Tuesday, October 26, 2010

Chungking Express

Prior to viewing Chungking Express I had only viewed three of Wong Kar-Wai's films. The first film I saw was 2046. I was smitten by the colors, music, and beauty of the film. Later, I learned it was a "loose sequel" to Kar-Wai's Days of Being Wild and In the Mood for Love. I rushed to see In the Mood for Love in hopes of finding answers. And, to see more of the director's style. What I got was an incredible, moving experience. In the Mood for Love remains one of my favorite films. A soundtrack and story to haunt the viewer.

My third experience with the director was 2007's Blueberry Nights. The film was Kar-Wai's first English language feature. Also, the film marked the acting debut of Norah Jones. Needless to say, after 20 minutes with the film I decided the film was not for me. I will one day revisit the film. But, that day is far from here.

Chungking Express consists of two separate (but equal?) stories. Both stories center around a cop. Both stories deal with the loss of love. Both stories deal with an attempt to find love. The locations of the stories and people from the stories all maintain background appearances throughout the film. So, why create two separate stories in a single film?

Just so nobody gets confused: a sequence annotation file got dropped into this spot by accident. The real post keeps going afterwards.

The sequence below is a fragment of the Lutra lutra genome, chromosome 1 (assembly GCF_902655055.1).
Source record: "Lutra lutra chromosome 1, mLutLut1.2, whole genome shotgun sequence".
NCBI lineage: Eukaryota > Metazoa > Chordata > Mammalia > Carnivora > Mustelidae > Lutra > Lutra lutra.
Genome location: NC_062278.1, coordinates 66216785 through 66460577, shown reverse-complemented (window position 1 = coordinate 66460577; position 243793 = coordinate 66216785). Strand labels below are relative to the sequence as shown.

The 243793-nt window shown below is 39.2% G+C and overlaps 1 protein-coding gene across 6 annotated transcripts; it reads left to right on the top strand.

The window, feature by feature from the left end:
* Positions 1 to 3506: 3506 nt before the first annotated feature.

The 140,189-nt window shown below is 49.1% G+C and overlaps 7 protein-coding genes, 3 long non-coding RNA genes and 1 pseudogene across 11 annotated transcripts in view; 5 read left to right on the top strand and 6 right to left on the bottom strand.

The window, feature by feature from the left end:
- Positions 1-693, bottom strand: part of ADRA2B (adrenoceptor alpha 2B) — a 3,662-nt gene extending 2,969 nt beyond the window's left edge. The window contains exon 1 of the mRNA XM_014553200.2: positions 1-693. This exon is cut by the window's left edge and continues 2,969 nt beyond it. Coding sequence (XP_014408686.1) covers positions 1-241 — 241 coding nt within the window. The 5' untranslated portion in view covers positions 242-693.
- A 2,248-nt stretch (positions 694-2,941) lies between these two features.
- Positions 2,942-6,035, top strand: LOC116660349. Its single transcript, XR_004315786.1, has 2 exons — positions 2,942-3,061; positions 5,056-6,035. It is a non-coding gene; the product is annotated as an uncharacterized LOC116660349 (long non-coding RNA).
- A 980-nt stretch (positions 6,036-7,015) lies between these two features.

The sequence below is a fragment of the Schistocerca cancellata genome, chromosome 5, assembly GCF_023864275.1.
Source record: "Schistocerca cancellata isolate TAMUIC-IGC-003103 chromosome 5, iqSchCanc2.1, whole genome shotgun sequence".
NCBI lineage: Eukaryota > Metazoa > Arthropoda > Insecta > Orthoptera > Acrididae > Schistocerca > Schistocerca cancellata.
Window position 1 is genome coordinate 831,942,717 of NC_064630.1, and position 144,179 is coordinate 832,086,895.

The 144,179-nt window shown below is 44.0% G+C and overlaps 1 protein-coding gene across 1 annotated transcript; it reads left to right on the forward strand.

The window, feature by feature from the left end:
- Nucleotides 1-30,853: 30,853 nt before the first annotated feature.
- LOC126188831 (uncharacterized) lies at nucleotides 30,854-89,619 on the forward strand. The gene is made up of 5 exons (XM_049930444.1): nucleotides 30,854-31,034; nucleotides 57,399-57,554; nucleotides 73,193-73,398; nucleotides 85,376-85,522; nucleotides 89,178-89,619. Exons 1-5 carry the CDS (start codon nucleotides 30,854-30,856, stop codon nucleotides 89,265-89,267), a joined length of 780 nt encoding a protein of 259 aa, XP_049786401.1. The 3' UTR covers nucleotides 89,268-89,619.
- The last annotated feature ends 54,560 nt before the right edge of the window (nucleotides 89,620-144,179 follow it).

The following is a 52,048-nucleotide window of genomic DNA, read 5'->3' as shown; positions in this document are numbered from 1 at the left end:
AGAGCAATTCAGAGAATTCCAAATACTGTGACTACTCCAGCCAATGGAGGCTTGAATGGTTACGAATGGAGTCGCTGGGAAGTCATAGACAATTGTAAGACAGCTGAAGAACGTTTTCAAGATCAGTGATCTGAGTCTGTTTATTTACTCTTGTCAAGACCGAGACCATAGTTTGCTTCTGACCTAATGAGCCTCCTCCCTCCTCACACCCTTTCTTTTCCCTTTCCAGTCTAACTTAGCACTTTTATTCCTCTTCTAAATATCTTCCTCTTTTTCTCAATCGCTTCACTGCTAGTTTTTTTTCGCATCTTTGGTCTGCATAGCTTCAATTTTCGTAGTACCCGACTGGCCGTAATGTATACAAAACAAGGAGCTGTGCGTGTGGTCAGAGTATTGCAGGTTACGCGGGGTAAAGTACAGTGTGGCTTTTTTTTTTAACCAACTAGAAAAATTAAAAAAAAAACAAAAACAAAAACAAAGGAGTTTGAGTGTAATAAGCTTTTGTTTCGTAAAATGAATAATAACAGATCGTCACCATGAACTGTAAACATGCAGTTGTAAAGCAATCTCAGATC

The first story focuses on Cop 223. His character is the younger of the two cops. The second story focuses on Cop 663. This character is the older, more mature character. Are we to view these as two separate men? Or, are we dealing with the complexity of human nature? The duality in each of us.

The first story focuses on a woman in dark glasses and a blonde wig. Her identity never revealed. But, she appears older. The second story focuses on Faye. A young woman with short, revealing hair. Faye is outgoing and quirky. Once again, the duality of a single identity. Two extremes.

The first story if pretty basic noir romance. Simple and interesting enough. Luckily, this is the shortest of the two stories as it doesn't feel complete. The second story is witty, clever, and too much fun. There are scenes in the film where Faye will just make you smile. Her character is so playful and innocent. There is a beauty and peacefulness in her character.

There is much to say and dissect about the film. But, there is much to give away, too. So, I am leaving the review brief. But, promise an uplifting time.


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